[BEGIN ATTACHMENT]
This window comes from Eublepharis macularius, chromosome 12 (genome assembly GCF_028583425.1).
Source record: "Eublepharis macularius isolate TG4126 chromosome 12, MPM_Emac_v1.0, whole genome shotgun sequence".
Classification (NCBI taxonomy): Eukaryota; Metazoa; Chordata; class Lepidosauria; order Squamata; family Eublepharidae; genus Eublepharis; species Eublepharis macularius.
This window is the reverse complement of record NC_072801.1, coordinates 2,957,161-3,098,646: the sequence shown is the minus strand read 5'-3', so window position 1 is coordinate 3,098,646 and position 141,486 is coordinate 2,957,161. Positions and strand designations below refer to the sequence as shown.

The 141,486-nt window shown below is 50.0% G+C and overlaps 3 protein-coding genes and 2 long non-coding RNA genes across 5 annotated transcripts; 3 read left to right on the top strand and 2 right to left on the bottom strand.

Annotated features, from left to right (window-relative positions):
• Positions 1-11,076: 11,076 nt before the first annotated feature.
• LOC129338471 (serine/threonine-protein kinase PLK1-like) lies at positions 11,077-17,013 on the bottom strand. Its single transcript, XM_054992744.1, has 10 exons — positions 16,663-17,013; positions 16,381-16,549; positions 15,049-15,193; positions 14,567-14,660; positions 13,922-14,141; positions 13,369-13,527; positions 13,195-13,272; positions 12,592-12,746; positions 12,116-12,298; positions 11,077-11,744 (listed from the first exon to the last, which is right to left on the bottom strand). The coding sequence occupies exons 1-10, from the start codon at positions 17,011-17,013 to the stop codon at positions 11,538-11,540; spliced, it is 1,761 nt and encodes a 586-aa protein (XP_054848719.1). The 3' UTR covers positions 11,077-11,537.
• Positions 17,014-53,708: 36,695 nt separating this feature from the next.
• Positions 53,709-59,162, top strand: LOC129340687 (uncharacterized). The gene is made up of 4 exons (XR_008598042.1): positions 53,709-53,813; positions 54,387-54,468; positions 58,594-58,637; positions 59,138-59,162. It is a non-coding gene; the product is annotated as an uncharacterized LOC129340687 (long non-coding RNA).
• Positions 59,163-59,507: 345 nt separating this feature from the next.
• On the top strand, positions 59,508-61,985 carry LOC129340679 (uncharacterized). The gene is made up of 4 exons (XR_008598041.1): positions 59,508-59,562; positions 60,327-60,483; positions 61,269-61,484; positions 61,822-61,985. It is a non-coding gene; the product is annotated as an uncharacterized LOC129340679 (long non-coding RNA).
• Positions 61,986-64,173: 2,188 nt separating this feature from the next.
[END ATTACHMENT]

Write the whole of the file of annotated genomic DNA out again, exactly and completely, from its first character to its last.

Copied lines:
This window comes from Eublepharis macularius, chromosome 12 (genome assembly GCF_028583425.1).
Source record: "Eublepharis macularius isolate TG4126 chromosome 12, MPM_Emac_v1.0, whole genome shotgun sequence".
Classification (NCBI taxonomy): Eukaryota; Metazoa; Chordata; class Lepidosauria; order Squamata; family Eublepharidae; genus Eublepharis; species Eublepharis macularius.
This window is the reverse complement of record NC_072801.1, coordinates 2,957,161-3,098,646: the sequence shown is the minus strand read 5'-3', so window position 1 is coordinate 3,098,646 and position 141,486 is coordinate 2,957,161. Positions and strand designations below refer to the sequence as shown.

The 141,486-nt window shown below is 50.0% G+C and overlaps 3 protein-coding genes and 2 long non-coding RNA genes across 5 annotated transcripts; 3 read left to right on the top strand and 2 right to left on the bottom strand.

Annotated features, from left to right (window-relative positions):
• Positions 1-11,076: 11,076 nt before the first annotated feature.
• LOC129338471 (serine/threonine-protein kinase PLK1-like) lies at positions 11,077-17,013 on the bottom strand. Its single transcript, XM_054992744.1, has 10 exons — positions 16,663-17,013; positions 16,381-16,549; positions 15,049-15,193; positions 14,567-14,660; positions 13,922-14,141; positions 13,369-13,527; positions 13,195-13,272; positions 12,592-12,746; positions 12,116-12,298; positions 11,077-11,744 (listed from the first exon to the last, which is right to left on the bottom strand). The coding sequence occupies exons 1-10, from the start codon at positions 17,011-17,013 to the stop codon at positions 11,538-11,540; spliced, it is 1,761 nt and encodes a 586-aa protein (XP_054848719.1). The 3' UTR covers positions 11,077-11,537.
• Positions 17,014-53,708: 36,695 nt separating this feature from the next.
• Positions 53,709-59,162, top strand: LOC129340687 (uncharacterized). The gene is made up of 4 exons (XR_008598042.1): positions 53,709-53,813; positions 54,387-54,468; positions 58,594-58,637; positions 59,138-59,162. It is a non-coding gene; the product is annotated as an uncharacterized LOC129340687 (long non-coding RNA).
• Positions 59,163-59,507: 345 nt separating this feature from the next.
• On the top strand, positions 59,508-61,985 carry LOC129340679 (uncharacterized). The gene is made up of 4 exons (XR_008598041.1): positions 59,508-59,562; positions 60,327-60,483; positions 61,269-61,484; positions 61,822-61,985. It is a non-coding gene; the product is annotated as an uncharacterized LOC129340679 (long non-coding RNA).
• Positions 61,986-64,173: 2,188 nt separating this feature from the next.